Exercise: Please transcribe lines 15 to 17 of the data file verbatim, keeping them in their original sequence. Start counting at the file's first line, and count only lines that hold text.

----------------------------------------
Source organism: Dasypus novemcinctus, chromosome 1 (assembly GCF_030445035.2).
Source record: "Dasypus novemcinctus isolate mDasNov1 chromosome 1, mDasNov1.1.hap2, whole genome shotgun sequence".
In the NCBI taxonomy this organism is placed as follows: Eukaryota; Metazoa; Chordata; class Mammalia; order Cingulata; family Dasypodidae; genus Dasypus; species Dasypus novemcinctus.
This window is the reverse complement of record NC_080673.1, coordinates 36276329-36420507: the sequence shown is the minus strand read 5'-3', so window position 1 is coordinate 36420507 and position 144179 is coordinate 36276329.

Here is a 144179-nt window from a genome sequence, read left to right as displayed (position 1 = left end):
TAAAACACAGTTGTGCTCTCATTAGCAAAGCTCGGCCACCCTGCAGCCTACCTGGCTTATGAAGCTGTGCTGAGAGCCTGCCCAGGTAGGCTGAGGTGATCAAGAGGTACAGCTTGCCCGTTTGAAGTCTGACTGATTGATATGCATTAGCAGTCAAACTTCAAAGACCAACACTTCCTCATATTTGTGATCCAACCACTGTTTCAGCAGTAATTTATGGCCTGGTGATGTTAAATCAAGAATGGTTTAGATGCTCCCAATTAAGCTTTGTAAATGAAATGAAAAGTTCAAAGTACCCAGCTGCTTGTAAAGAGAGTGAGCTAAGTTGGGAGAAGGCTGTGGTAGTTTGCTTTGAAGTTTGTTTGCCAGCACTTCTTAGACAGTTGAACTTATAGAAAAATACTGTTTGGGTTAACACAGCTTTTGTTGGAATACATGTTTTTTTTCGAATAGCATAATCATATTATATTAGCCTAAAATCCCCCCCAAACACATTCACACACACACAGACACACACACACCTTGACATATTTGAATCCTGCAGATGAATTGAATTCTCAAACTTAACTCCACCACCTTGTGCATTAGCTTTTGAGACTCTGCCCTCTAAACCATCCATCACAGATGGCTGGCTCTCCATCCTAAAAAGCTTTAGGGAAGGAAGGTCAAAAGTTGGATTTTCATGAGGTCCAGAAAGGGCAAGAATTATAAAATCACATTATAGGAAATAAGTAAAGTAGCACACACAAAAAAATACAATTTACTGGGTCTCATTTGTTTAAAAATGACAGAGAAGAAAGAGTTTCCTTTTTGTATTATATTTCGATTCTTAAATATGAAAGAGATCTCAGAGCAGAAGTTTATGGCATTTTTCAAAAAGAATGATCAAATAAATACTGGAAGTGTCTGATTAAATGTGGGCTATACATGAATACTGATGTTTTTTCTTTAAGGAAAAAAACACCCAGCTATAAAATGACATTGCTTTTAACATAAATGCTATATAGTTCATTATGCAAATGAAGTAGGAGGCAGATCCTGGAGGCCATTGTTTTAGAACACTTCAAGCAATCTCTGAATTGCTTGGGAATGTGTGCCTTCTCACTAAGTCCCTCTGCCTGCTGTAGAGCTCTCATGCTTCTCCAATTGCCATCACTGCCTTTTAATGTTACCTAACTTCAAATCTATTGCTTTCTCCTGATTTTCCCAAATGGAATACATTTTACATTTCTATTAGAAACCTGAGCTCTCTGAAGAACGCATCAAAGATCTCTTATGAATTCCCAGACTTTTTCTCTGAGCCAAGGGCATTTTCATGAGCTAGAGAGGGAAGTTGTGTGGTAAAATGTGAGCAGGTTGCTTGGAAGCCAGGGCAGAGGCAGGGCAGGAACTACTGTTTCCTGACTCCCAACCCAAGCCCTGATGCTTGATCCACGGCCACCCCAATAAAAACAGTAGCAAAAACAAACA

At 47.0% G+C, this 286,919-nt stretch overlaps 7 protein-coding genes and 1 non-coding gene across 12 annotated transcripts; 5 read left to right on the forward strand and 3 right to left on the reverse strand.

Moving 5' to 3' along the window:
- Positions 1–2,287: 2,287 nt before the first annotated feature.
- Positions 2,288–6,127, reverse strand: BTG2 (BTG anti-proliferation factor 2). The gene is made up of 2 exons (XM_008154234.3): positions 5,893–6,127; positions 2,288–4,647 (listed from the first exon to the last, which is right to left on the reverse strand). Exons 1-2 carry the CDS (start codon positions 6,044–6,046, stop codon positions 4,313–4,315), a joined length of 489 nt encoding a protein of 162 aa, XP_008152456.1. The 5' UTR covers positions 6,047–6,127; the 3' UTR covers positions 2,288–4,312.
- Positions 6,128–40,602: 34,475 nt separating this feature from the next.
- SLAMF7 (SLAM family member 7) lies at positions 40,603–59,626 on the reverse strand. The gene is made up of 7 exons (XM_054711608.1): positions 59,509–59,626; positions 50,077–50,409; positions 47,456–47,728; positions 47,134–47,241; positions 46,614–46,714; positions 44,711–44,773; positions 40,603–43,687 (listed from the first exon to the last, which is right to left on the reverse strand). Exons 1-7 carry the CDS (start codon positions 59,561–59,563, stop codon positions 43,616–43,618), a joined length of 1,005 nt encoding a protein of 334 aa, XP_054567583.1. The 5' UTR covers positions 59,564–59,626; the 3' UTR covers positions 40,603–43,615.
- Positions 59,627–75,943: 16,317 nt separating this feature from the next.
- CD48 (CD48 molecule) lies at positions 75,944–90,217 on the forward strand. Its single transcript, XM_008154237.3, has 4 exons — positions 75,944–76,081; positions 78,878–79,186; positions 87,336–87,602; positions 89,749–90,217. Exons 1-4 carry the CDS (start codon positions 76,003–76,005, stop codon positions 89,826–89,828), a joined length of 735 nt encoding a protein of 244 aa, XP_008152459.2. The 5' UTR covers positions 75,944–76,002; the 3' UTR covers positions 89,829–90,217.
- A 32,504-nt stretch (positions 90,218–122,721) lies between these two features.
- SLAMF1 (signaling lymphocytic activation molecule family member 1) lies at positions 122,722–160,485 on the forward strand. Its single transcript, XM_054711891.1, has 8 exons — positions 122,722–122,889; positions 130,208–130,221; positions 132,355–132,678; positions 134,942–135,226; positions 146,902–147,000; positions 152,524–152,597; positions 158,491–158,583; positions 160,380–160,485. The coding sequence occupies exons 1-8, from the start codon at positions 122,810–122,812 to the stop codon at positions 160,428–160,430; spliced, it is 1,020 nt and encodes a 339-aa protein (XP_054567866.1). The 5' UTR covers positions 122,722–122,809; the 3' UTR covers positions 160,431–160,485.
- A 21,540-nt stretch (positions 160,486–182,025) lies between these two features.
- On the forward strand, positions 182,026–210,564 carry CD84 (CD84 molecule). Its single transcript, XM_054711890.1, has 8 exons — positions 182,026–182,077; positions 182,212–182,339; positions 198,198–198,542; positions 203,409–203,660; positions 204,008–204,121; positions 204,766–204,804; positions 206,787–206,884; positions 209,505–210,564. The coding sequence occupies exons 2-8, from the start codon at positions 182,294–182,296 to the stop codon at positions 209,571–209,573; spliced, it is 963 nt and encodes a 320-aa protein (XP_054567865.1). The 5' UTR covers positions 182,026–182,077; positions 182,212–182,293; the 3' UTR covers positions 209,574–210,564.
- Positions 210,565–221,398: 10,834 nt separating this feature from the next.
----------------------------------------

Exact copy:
- A 32,504-nt stretch (positions 90,218–122,721) lies between these two features.
- SLAMF1 (signaling lymphocytic activation molecule family member 1) lies at positions 122,722–160,485 on the forward strand. Its single transcript, XM_054711891.1, has 8 exons — positions 122,722–122,889; positions 130,208–130,221; positions 132,355–132,678; positions 134,942–135,226; positions 146,902–147,000; positions 152,524–152,597; positions 158,491–158,583; positions 160,380–160,485. The coding sequence occupies exons 1-8, from the start codon at positions 122,810–122,812 to the stop codon at positions 160,428–160,430; spliced, it is 1,020 nt and encodes a 339-aa protein (XP_054567866.1). The 5' UTR covers positions 122,722–122,809; the 3' UTR covers positions 160,431–160,485.
- A 21,540-nt stretch (positions 160,486–182,025) lies between these two features.